The charming town of Grand-Bourg is the administrative and commercial center of Marie-Galante. The little museum there called
Au Mouillage, retracing the genealogy of the different means of transportation on the island since 1900, is worth a visit.

Not far from Grand-Bourg, Château Murat and its windmill, built during the eighteenth century, are highlights for visitors to Marie-Galante. The facility houses an eco-museum featuring the history of sugar production, a medicinal garden and authentic slave quarters. About one mile north, the
Mare au Punch awaits. It is said that during the French Revolution, slaves who were fighting for freedom poured all the sugar and the rum they could find into the pond and set it on fire to make the biggest bowl of punch ever prepared.

The distilleries of Marie-Galante are famed throughout the Caribbean. Some claim that sugar cane originated in New Guinea, others, that Alexander the Great brought it back from India. Nevertheless, Christopher Columbus imported it to the new world. The tropical climate of the Caribbean islands proved to be ideal for the culture of sugar cane.

Three distilleries operate in Marie-Galante:

On the way to Saint-Louis, the Distillerie Poisson can be found. It produces the Rhum du Père Labat, considered by some the best Caribbean white rum. In its small museum, viewing historical artifacts can be combined with pleasure in a rum-tasting session.

Distillerie Bielle, located near Grand-Bourg, and Rhumeries Agricoles de Bellevue, near Capesterre, also offer museums, tours and/or tastings. Distillerie Bielle also features a pottery workshop, which produces wonderful jugs and bottles. Cane syrup is produced in small factories in both Cappesterre and Grand-Bourg that are open to the public.

Proceeding north from Distillerie Poisson, the fishing village of Saint-Louis offers a pure Créole-style open market, and beyond, the peaceful and enchanting Vieux Fort River displays an incredibly rich environment of botanical and animal species and can be explored by boat and kayak. Ecological tours are available.

On the northern cliffs of Marie-Galante, a spectacular cove called the
Gueule Grand Gouffre (Mouth of the Giant), opens onto the sea through a naturally sculptured gigantic arch. Please be careful by the edge - you don't want to be swallowed by the giant. Further along the coast, the grandeur of the magnificent cliffs of Caye Plate offers the visitor an unforgettable sight.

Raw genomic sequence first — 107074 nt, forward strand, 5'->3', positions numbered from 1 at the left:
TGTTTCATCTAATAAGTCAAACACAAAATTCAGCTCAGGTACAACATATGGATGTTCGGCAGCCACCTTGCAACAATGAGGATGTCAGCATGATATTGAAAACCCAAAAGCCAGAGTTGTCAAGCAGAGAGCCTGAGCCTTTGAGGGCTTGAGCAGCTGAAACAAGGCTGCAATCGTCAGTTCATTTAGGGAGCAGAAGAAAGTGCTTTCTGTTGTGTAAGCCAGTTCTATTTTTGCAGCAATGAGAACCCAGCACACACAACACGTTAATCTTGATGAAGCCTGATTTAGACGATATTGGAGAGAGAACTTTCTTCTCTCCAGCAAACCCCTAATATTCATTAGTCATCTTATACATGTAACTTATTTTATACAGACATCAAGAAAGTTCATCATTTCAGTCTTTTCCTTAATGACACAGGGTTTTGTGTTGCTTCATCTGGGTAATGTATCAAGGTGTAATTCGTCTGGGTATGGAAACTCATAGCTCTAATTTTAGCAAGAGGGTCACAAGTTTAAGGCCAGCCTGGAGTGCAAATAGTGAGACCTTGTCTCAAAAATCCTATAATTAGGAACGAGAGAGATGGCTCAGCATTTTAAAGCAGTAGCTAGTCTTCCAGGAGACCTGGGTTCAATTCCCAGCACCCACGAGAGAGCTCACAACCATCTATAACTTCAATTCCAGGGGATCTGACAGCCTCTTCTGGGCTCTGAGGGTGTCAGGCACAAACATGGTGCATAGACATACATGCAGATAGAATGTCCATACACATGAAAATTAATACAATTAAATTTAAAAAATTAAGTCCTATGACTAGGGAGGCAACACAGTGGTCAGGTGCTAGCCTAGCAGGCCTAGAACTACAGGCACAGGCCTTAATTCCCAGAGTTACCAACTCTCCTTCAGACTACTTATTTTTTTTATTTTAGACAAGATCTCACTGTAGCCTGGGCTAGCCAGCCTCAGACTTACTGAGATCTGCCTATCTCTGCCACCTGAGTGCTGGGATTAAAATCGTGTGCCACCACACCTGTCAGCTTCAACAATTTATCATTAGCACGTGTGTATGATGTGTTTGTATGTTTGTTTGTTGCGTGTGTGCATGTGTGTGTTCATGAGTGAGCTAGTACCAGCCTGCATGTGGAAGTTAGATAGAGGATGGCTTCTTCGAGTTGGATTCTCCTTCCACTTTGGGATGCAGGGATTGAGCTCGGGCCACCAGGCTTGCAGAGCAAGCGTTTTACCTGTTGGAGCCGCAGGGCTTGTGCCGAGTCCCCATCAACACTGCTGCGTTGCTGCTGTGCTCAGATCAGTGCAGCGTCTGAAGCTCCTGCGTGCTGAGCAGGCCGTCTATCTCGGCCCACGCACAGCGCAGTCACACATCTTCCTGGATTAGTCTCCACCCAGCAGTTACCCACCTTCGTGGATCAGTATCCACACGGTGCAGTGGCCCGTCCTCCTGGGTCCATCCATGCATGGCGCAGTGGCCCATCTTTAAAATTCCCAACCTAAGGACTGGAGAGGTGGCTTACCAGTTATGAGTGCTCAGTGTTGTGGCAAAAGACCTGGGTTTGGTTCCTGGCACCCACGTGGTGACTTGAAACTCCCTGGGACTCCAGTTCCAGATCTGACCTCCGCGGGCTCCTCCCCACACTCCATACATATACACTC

Inland, close to Bazaars Mill, the subterranean lake at
Trou du Diable (Devil's Hole) is another acclaimed attraction. With professional guides, it can be visited with climbing ropes.

And finally, on the south-east coast, charming Capesterre, a traditional village of small white and red houses built around the church, is the starting point for several interesting hiking tours.

Marie-Galante is also known as the "Island of 100 Windmills". Only 72 of these
moulins have actually survived through the centuries and they can be seen all around the island. Those of particular note include:

Roussel-Trianon Windmill, north of Grand-Bourg. This incredible property attracts visitors charmed by its cut stone buildings and well-preserved red brick stables. Bezard Windmill near Capesterre, operational until 1954, has been beautifully restored. And Ballet Windmill was built on the spot where Christopher Columbus landed on November 3, 1493.

Modern wind power is being harnessed in Petite Place, near Capesterre, where a wind farm now produces 30% of the island's electricity.

To this day, Marie-Galante continues to offer the unexpected sight of traditional oxcarts carrying sugar cane in from the fields, one of the few places remaining in which they are still used. Oxen participate in tug-of-war competitions that take place from June to February, and ox cart rides are available to visitors near Grand-Bourg and Cappesterre.
Coco Beach Hotel, Marie-Galante, Guadeloupe
Discover how easy it is  to promote your company on this page - French Caribbean
French Caribbean Map © 2012 French Caribbean International
La Creole Beach Hotel, Guadeloupe
 
Cap Est Hotel, Martinique
Hotel Bois Joli, Les Saintes
Stacks Image p210_n14

________________________________________

French Caribbean International has been the premier guide to the French West Indies since 1994. We provide a wealth of helpful travel information for visitors to the Caribbean islands of St. Barthélemy (St. Barts, St. Barth, St. Barths), St. Martin / St. Maarten, Martinique, Guadeloupe, Les Saintes and Marie-Galante.

We respect your privacy. Please see our Privacy Policy for details. Agree & continue?